Statistical analysis

The data were fed into SPSS version 15 (Chicago III, USA) and analyzed. The results are expressed in proportions in appropriate tables. Comparisons were made between “mild” and “severe” anemia. Uni‑ and multi‑variate analysis with “severity of anemia” as the dependent variable (i.e., mild anemia vs. moderate anemia) and patient characteristics as the independent variable to get unadjusted and adjusted odds ratio with its 95% confidence intervals were carried out. P < 0.05 was considered to be significant.

Results

About 16.7% (165/988) had moderate anemia and the rest that is 83.3% (823/988) had mild anemia. None had severe anemia in the postpartum period. Breakup of proportions among moderate anemia is as follows (Hb g/dl) (%) [numerator/denominator]: 9-10 (43.2) [427/988], 8-<9 (48.8) [482/988], 7–<8 (8) [79/988].

Sociodemographic characteristics of the study population are presented in Table 1. This shows that the majority of the women belonged to nuclear families. Clinical characteristics of the study population [Table 2] show that majority that is 80.6% [796/988] of the women had anemia in the antenatal period. Majority did not return for follow‑up in antenatal and postpartum periods.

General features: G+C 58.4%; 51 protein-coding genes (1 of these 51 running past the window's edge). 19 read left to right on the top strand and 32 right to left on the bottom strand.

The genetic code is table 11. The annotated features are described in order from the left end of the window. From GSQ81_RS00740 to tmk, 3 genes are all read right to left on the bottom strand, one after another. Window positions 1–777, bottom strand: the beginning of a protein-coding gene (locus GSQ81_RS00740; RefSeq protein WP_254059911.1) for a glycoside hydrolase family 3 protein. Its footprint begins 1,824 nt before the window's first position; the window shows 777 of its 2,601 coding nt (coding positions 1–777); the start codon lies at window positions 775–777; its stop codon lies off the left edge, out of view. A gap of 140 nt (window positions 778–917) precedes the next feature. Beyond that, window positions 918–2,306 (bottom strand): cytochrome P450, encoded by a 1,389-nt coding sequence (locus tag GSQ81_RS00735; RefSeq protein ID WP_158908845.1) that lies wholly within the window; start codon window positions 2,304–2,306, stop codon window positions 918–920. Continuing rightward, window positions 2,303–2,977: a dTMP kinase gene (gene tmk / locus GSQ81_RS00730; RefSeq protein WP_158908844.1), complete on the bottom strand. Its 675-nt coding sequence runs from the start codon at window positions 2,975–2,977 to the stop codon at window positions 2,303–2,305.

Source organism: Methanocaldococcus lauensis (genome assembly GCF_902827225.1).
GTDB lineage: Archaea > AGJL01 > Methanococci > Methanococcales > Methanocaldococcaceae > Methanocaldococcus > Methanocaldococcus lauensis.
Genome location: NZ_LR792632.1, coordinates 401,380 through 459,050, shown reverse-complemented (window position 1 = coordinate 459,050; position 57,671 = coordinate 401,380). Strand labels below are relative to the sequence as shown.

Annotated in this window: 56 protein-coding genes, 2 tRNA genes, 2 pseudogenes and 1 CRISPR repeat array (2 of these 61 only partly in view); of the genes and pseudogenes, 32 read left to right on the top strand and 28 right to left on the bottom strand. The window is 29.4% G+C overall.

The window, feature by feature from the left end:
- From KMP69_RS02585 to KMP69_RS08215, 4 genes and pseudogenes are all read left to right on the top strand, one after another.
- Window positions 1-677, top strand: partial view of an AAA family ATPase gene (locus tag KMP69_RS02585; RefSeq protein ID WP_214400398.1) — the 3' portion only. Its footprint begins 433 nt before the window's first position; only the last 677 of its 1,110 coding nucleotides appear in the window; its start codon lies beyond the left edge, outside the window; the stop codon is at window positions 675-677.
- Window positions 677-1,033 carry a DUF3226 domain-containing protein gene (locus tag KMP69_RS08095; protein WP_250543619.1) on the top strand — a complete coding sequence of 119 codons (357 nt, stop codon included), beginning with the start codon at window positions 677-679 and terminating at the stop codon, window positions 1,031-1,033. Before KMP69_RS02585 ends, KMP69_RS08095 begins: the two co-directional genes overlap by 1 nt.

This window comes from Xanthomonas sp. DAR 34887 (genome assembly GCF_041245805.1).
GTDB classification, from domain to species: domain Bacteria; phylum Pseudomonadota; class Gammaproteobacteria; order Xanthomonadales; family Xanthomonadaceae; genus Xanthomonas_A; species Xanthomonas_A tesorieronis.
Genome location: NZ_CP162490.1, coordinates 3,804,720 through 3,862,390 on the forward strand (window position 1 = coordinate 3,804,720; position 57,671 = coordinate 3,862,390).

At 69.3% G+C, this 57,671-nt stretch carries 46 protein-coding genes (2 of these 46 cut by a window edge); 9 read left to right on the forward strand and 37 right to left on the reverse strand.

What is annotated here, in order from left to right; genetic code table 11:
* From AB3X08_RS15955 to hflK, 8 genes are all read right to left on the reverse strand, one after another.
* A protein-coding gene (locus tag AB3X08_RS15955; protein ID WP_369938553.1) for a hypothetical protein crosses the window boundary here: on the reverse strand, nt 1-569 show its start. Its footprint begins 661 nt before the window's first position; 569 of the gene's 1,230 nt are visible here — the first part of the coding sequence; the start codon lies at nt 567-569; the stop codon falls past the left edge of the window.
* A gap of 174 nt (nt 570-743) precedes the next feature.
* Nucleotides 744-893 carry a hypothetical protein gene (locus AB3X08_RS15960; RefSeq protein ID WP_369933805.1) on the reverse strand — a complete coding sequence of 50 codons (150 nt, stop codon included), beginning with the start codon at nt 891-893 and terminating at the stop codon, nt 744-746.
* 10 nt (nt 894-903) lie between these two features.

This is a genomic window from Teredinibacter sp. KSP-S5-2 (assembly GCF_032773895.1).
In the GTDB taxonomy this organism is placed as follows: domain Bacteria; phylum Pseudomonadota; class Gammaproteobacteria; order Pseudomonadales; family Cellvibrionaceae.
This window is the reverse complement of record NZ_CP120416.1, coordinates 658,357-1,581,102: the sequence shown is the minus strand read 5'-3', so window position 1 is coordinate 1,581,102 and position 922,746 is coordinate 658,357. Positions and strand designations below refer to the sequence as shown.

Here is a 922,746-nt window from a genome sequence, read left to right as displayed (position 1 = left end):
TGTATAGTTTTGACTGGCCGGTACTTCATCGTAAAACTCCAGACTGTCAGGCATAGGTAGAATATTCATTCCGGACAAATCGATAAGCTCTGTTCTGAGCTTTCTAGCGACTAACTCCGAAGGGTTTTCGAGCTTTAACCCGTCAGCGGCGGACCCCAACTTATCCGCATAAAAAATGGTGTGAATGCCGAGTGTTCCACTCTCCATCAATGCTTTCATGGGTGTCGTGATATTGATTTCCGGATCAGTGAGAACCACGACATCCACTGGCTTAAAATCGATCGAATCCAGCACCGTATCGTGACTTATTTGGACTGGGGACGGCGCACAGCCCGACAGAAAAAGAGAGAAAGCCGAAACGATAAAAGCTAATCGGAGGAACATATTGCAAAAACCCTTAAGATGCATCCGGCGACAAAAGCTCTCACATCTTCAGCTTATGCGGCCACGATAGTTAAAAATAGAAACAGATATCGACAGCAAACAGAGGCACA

Sociodemographic characteristics Mild anemia n =823 (%) Moderate anemia n =165 (%) Total
Age group (years)      
<18 36(3.6) 53(5.4) 89 (9)
18–<23 446(45.1) 58(5.9) 504 (51)
23–<28 289(29.2) 31(3.1) 320(32.4)
28–<33 49(4.9) 19(1.9) 68(6.9)
33–<38 3 (0.3) 4 (0.4) 7 (0.7)
Education of women      
Illiterate 121(12.2) 106(10.7) 227(22.9)
Primary school 270(27.3) 33(3.3) 303(30.7)
Secondary school 419(42.4) 26(2.6) 445 (45)
Graduate 13(1.3) 13(1.3)
Postgraduate
Education of the spouse      
Illiterate 151(15.3) 115(11.6) 266(26.9)
Primary school 357(36.1) 38(3.8) 395(39.9)
Secondary school 295(29.8) 12(1.2) 307 (31)
Graduate 20 (2) 20 (2)
Postgraduate  
Occupation of women      
House wife 556(56.3) 34(3.4) 590(59.7)
Manual laborer 29(2.9) 86(8.7) 115(11.6)
Semi‑skilled 215(21.8) 41(4.1) 256(25.9)
Skilled 23(2.3) 4 (0.4) 27(2.7)
Professional  
Occupation of spouse      
Manual laborer 329(33.3) 69 (7) 398(40.3)
Semi‑skilled 356 (36) 56(5.7) 412(41.7)
Skilled 117(11.8) 40 (4) 157(15.9)
Professional 21(2.1) 21(2.1)
Socioeconomic class      
Upper
Upper middle 119 (12) 13(1.3) 132(13.4)
Lower middle 339(34.3) 35(3.5) 374(37.8)
Upper lower 248(25.1) 21(2.1) 269(27.2)
Lower 117(11.8) 96(9.7) 213(21.5)

Table 1: Sociodemographic characteristics of study population

Obstetric history and clinical characteristics of current pregnancy Mild anemia n =823 (%) Moderate anemia n =165 (%) Total n =988 (%)
Parity      
1 469(47.4) 32(3.2) 501(50.7)
2 258(26.1) 46(4.6) 304(30.8)
3 50(5.1) 65(6.6) 115(11.6)
>3 46(4.6) 22(2.2) 68(6.9)
Duration of married life (years)      
1–<2 211(21.3) 41(4.1) 252(25.5)
2–<5 594(60.1) 97(9.8) 691(69.9)